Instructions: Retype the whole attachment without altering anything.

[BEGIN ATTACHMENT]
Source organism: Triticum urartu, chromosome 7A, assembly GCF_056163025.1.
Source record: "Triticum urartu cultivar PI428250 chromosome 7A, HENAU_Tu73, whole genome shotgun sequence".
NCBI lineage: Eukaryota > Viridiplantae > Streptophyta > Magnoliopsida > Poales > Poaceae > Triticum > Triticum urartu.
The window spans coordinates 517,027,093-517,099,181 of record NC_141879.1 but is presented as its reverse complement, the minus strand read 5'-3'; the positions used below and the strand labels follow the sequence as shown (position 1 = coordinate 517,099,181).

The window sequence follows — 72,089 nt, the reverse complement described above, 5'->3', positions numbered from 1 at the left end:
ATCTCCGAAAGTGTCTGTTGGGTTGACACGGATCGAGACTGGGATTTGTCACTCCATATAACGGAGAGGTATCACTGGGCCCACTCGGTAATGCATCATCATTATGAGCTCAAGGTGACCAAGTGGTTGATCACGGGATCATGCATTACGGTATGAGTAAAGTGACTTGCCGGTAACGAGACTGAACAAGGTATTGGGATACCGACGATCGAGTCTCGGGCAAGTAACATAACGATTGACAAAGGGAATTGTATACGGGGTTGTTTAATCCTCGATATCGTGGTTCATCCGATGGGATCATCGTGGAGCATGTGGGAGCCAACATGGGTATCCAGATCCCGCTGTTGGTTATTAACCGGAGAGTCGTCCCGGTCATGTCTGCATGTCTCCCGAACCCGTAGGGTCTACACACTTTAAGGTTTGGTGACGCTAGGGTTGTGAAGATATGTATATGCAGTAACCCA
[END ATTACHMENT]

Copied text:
Source organism: Triticum urartu, chromosome 7A, assembly GCF_056163025.1.
Source record: "Triticum urartu cultivar PI428250 chromosome 7A, HENAU_Tu73, whole genome shotgun sequence".
NCBI lineage: Eukaryota > Viridiplantae > Streptophyta > Magnoliopsida > Poales > Poaceae > Triticum > Triticum urartu.
The window spans coordinates 517,027,093-517,099,181 of record NC_141879.1 but is presented as its reverse complement, the minus strand read 5'-3'; the positions used below and the strand labels follow the sequence as shown (position 1 = coordinate 517,099,181).

The window sequence follows — 72,089 nt, the reverse complement described above, 5'->3', positions numbered from 1 at the left end:
ATCTCCGAAAGTGTCTGTTGGGTTGACACGGATCGAGACTGGGATTTGTCACTCCATATAACGGAGAGGTATCACTGGGCCCACTCGGTAATGCATCATCATTATGAGCTCAAGGTGACCAAGTGGTTGATCACGGGATCATGCATTACGGTATGAGTAAAGTGACTTGCCGGTAACGAGACTGAACAAGGTATTGGGATACCGACGATCGAGTCTCGGGCAAGTAACATAACGATTGACAAAGGGAATTGTATACGGGGTTGTTTAATCCTCGATATCGTGGTTCATCCGATGGGATCATCGTGGAGCATGTGGGAGCCAACATGGGTATCCAGATCCCGCTGTTGGTTATTAACCGGAGAGTCGTCCCGGTCATGTCTGCATGTCTCCCGAACCCGTAGGGTCTACACACTTTAAGGTTTGGTGACGCTAGGGTTGTGAAGATATGTATATGCAGTAACCCA